John Giannini spent eight years coaching at the University of Maine. During that time, he learned to appreciate all the job, and Greater Bangor, have to offer.
“I loved my life up there. I loved living on Pushaw [Lake],” Giannini said Monday as he talked about his La Salle University men’s basketball team and Sunday night’s 76-74 NCAA tournament victory over Mississippi.
The 13th-seeded Explorers (24-9) play ninth-seeded Wichita State in Thursday’s Sweet Sixteen game in Los Angeles.
With Maine fans curious about the former Black Bears coach, Giannini welcomed the chance to reminisce.
“For me, living on that lake and going bass fishing was like a golfer living on Pebble Beach or Augusta National. It was that good for me,” Giannini said.
He left UMaine in 2004 to take the job at La Salle, in Philadelphia. For the first time, he has guided a team to the NCAA Division I tournament.
The upstart Explorers, who earned a “first four” at-large bid to the 68-team field after finishing as the A10 runner-up, don’t appear awed by the experience.
“It’s very much an uphill battle,” Giannini said of the elite teams in the NCAA tourney. “It takes a long time to get here and once you’re there, you want to absolutely make the most of it.”
UMaine coach Ted Woodward has followed La Salle’s run with keen interest. He was an assistant under Giannini with the Black Bears for eight seasons (1996-2004).
“We talk all the time,” Woodward said. “The last week it’s been primarily a quick text here or there, [wishing him] good luck.”
Woodward said this La Salle team doesn’t have a typical lineup and can give opponents fits as a result.
“They’re playing well, with a lot of confidence, and they’re a matchup problem for everyone they’re going against,” he said.
“This is kind of the way he likes to play, a bunch of 6-[foot]-5, 6-6 guys that are interchangeable and can shoot the basketball.”
Giannini, whose La Salle teams are 143-137 overall (.511), said his UMaine years were critical in his development.
“It was an incredible coaching league for me to get my first Division I job and competing against those guys made me a lot better,” Giannini said of the league’s coaches.
He mentioned former Vermont coach Tom Brennan, Mike Brey of Delaware (now at Notre Dame), Towson’s Jay Wright (Villanova), Boston University’s Dennis Wolff (Virginia Tech women), Ron Everhart of Northeastern (West Virginia assistant) and Drexel’s Bill Herrion, who is now at New Hampshire.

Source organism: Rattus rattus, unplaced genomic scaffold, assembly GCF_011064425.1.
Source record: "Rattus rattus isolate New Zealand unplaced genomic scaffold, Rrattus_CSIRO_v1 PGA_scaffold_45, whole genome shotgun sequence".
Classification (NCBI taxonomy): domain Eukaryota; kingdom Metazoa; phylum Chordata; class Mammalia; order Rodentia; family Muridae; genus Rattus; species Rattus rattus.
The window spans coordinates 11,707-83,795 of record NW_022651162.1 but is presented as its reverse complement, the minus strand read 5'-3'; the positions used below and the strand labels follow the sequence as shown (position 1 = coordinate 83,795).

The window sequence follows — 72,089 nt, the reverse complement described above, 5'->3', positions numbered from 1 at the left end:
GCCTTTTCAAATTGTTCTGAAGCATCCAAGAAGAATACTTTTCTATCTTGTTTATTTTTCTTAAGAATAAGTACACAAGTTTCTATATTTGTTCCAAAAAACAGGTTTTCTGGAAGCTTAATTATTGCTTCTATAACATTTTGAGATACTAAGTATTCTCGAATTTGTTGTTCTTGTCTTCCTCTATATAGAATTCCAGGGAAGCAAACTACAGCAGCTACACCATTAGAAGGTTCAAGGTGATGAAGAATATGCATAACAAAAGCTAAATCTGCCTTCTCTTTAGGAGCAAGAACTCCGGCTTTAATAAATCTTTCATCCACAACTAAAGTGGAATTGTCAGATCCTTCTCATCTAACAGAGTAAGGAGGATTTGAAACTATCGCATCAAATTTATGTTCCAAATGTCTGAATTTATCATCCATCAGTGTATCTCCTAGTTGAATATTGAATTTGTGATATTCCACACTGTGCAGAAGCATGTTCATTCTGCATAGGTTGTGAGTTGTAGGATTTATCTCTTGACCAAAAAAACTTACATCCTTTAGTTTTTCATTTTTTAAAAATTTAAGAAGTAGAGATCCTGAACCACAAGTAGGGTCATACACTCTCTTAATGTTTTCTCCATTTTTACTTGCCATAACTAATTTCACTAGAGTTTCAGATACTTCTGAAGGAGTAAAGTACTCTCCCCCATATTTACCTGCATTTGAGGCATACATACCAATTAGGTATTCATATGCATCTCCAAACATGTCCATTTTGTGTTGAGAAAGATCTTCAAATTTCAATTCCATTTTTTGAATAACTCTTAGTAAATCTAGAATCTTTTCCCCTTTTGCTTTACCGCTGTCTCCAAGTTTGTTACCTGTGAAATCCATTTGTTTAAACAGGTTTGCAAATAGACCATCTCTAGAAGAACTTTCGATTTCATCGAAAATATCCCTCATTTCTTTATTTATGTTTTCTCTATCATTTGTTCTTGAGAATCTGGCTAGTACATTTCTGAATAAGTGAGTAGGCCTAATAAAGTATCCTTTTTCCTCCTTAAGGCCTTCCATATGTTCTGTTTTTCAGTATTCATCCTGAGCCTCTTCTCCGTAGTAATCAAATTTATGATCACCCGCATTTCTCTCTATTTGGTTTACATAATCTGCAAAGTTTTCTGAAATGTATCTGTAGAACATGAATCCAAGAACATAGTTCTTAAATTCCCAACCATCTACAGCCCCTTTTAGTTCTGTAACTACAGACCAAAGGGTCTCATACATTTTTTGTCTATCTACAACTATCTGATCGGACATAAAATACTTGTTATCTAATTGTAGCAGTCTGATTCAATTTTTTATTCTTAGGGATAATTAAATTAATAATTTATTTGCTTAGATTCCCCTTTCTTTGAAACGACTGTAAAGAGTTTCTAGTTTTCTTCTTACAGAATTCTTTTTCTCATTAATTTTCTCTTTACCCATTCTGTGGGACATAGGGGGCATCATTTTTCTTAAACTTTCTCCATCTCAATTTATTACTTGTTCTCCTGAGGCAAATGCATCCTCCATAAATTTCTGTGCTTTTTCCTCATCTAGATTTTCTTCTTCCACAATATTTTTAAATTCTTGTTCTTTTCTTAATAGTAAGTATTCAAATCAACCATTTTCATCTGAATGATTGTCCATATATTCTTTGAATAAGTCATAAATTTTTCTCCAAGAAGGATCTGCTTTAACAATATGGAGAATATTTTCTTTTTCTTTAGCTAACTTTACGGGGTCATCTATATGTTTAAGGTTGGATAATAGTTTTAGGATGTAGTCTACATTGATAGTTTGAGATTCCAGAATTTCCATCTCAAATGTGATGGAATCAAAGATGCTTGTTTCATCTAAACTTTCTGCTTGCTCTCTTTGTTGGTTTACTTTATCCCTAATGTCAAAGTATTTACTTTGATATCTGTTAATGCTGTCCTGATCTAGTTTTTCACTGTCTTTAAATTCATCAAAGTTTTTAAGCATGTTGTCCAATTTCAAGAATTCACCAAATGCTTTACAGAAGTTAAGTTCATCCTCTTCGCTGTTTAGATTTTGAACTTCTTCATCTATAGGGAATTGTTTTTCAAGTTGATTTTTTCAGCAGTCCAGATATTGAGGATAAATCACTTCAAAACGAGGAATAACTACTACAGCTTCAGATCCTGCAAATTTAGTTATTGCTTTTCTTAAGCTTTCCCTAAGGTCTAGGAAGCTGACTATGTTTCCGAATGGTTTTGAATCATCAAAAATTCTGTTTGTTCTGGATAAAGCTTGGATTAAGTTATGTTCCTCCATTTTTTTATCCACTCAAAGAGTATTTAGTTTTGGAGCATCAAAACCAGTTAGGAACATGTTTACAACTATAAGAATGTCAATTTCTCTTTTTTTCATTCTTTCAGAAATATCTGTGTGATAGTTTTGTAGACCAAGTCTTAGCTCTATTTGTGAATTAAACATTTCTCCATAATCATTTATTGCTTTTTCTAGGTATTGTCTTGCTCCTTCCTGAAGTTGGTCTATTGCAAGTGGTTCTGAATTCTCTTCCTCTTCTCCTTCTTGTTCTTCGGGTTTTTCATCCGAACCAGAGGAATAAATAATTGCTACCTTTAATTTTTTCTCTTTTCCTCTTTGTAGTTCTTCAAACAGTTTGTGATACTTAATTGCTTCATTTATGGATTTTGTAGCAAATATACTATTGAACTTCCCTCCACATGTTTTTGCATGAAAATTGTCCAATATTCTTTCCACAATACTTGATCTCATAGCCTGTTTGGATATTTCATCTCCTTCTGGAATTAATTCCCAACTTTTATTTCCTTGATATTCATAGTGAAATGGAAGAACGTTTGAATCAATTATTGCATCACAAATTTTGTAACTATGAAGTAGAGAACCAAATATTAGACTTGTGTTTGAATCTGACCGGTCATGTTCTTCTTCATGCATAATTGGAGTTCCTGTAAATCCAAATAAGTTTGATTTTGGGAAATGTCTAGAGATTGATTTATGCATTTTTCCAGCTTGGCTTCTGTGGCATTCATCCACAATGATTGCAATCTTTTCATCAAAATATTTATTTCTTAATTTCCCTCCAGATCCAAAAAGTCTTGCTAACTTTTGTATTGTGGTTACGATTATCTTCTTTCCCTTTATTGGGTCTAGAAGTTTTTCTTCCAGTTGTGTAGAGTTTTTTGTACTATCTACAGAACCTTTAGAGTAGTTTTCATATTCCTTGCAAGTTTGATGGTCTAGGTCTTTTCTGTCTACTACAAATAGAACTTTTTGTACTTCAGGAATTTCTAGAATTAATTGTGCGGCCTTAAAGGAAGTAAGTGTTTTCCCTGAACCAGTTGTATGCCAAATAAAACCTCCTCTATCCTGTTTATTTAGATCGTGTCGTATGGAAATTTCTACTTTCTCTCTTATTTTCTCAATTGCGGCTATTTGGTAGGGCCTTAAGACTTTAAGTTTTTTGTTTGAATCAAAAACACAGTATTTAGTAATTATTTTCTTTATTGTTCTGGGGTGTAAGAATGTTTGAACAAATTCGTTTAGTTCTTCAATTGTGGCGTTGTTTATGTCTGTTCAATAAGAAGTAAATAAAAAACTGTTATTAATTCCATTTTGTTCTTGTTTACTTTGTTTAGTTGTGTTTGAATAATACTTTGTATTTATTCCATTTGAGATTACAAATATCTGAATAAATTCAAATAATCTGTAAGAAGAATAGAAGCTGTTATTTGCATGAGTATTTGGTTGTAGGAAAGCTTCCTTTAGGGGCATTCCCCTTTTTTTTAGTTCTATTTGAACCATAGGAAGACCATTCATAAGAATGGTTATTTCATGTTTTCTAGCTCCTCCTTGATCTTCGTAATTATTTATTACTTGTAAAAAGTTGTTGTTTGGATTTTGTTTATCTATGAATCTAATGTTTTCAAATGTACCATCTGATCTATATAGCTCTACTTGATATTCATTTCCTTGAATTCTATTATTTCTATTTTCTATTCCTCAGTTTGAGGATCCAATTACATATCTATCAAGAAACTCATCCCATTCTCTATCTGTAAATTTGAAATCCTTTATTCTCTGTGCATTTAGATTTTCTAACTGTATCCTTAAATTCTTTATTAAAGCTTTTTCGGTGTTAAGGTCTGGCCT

“The A10 may be a slightly different level in terms of players, but it’s not a slightly different level in terms of coaches,” Giannini added.
UMaine’s location presented recruiting challenges. He tried to bring in the best Maine high school players, but also had to search the U.S. and beyond.
“Andy Bedard remains, to this day, one of the most special people I’ve ever coached and we won an awful lot of games with Joe Campbell, but you can’t get 12 of them [Mainers] on the same team,” Giannini said. “It really put me in a situation where I had to learn to recruit all over.”
Giannini credited Woodward with easing that transition because he had previous Division I recruiting experience. Giannini had come from Division III Rowan.
Giannini’s UMaine teams went 125-111, including a school-record 24-7 campaign during 1999-2000.
He admitted the caliber of play is considerably higher, and the postseason opportunities greater, in the Atlantic 10.
“This is a league where you can finish fourth and still get in the NCAA tournament and make the Sweet Sixteen,” he said, referring to his team, which had an 11-5 A10 mark.
Todd Steelman, associate head coach of the UMaine women’s team, played for Giannini. The two crossed paths at North Texas State during 1985-86, when Steelman was a freshman and Giannini was a graduate assistant coaching the JV squad.
“He was a really intelligent guy,” Steelman said. “He was pretty defensive-minded and no-nonsense.”
Steelman recalls being required to develop better defensive habits under Giannini, whom he called “a blue-collar guy.” He has followed Giannini’s career and said it has been dedicated to the student-athletes.
“He’s not out for personal glory,” Steelman said. “I think what he wants to do is help teach and educate his players, so it’s really fun to see him succeed like this.”
Woodward is likewise indebted to Giannini for helping him prepare to become a Division I head coach.
“John’s a big coaching influence in my life, as are other people I‘ve worked for,” Woodward said. “There definitely are some things that John and I share and we talk throughout the course of the year about those things.”
The fiery Giannini said he has tried to spend more time sitting in his chair rather than pacing the sidelines during games. He finds it helps him keep an even keel.
“Everyone in Maine knows that I can get emotional and I can get crazy, but I’m trying really hard,” he said with a chuckle.
Giannini believes his La Salle team can beat Wichita State and advance to the Elite Eight, but he knows the Explorers must to play up to their potential.
“We don’t lack for confidence, but we know Wichita State’s going to be a great challenge,” he said.
Looking back, Giannini relishes his time at UMaine, both professionally and personally. He hopes to return some day to do some fishing.
“The best thing about Maine, frankly, was living there,” Giannini said. “I just loved the people and I loved the university and the environment. We all have giant spots in our hearts for the state and the university.”
Giannini isn’t La Salle’s only connection to Maine. Assistant coach Will Bailey spent the 2002-03 season working with Giannini at UMaine.
Sophomore guard D.J. Peterson attended Lee Academy during 2010-11 and averaged 15 points, six rebounds and four assists.
He has started the last 11 games this season and is averaging 4.0 points and 1.5 assists and is a 40-percent shooter from the 3-point arc.